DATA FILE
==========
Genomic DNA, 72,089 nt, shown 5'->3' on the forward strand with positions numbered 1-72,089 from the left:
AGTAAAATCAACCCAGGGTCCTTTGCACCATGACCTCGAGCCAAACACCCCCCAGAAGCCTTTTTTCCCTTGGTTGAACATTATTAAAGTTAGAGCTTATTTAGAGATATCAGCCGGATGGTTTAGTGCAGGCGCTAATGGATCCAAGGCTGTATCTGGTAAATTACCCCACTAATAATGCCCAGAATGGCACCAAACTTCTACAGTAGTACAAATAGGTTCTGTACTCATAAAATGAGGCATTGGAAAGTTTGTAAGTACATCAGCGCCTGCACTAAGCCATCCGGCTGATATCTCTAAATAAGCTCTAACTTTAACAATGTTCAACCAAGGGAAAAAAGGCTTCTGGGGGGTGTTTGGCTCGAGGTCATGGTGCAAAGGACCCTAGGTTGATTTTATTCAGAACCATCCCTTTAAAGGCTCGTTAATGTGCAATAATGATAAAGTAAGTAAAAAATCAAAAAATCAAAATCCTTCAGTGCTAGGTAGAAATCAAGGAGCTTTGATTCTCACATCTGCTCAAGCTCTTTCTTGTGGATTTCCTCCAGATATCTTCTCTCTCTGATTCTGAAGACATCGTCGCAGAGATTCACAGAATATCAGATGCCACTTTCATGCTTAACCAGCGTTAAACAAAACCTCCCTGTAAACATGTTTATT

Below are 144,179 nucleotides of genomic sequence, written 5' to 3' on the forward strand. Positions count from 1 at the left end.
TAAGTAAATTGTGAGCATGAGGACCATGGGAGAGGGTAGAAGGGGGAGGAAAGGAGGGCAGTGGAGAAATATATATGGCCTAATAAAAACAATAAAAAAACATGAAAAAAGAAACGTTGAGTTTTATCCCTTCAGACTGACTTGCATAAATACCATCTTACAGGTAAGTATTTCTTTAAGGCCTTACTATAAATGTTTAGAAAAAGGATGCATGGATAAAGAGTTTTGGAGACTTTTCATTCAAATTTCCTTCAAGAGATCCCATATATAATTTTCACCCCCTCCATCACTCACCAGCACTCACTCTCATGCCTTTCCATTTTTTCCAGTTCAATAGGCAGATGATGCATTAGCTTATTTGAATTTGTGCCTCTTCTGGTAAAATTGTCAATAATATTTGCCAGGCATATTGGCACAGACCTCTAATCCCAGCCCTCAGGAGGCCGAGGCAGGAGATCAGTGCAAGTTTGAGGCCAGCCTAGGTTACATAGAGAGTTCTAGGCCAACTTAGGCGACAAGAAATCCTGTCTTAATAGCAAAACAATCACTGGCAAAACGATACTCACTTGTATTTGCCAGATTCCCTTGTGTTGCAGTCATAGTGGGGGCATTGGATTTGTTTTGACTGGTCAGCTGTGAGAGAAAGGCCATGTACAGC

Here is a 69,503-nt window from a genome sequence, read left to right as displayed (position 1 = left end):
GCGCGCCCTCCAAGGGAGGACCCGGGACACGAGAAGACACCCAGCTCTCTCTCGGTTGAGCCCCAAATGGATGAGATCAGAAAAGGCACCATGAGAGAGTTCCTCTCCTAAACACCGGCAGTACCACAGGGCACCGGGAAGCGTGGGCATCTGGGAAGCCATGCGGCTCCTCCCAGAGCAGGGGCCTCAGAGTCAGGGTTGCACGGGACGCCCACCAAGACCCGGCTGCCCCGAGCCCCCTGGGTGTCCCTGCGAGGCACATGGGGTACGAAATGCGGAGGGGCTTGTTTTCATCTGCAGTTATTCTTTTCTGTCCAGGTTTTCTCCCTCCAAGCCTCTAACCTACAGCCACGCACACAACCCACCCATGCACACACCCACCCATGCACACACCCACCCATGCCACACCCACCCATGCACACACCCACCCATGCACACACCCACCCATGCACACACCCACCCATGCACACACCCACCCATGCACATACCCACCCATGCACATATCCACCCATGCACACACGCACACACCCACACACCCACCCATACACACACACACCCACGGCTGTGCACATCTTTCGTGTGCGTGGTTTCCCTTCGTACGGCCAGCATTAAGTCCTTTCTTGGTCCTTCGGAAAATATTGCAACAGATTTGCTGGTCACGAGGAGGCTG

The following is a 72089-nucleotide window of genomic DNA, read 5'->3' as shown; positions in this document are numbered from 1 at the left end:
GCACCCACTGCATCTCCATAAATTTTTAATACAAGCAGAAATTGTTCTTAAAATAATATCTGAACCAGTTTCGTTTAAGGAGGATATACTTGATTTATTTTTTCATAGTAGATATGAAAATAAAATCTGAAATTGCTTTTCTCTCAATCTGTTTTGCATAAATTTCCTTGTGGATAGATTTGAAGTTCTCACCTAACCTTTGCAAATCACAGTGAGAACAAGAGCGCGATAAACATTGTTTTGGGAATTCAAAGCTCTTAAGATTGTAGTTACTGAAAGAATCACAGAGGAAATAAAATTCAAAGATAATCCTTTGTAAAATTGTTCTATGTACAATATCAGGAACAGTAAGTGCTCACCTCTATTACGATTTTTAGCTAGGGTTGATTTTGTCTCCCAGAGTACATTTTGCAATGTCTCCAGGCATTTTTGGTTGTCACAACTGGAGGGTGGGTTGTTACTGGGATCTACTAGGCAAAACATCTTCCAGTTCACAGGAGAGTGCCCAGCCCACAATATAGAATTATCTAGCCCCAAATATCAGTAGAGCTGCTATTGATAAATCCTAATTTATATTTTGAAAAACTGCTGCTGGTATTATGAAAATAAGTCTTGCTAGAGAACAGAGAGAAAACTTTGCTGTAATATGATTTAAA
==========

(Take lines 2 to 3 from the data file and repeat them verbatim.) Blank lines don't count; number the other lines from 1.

AGTAAAATCAACCCAGGGTCCTTTGCACCATGACCTCGAGCCAAACACCCCCCAGAAGCCTTTTTTCCCTTGGTTGAACATTATTAAAGTTAGAGCTTATTTAGAGATATCAGCCGGATGGTTTAGTGCAGGCGCTAATGGATCCAAGGCTGTATCTGGTAAATTACCCCACTAATAATGCCCAGAATGGCACCAAACTTCTACAGTAGTACAAATAGGTTCTGTACTCATAAAATGAGGCATTGGAAAGTTTGTAAGTACATCAGCGCCTGCACTAAGCCATCCGGCTGATATCTCTAAATAAGCTCTAACTTTAACAATGTTCAACCAAGGGAAAAAAGGCTTCTGGGGGGTGTTTGGCTCGAGGTCATGGTGCAAAGGACCCTAGGTTGATTTTATTCAGAACCATCCCTTTAAAGGCTCGTTAATGTGCAATAATGATAAAGTAAGTAAAAAATCAAAAAATCAAAATCCTTCAGTGCTAGGTAGAAATCAAGGAGCTTTGATTCTCACATCTGCTCAAGCTCTTTCTTGTGGATTTCCTCCAGATATCTTCTCTCTCTGATTCTGAAGACATCGTCGCAGAGATTCACAGAATATCAGATGCCACTTTCATGCTTAACCAGCGTTAAACAAAACCTCCCTGTAAACATGTTTATT

Below are 144,179 nucleotides of genomic sequence, written 5' to 3' on the forward strand. Positions count from 1 at the left end.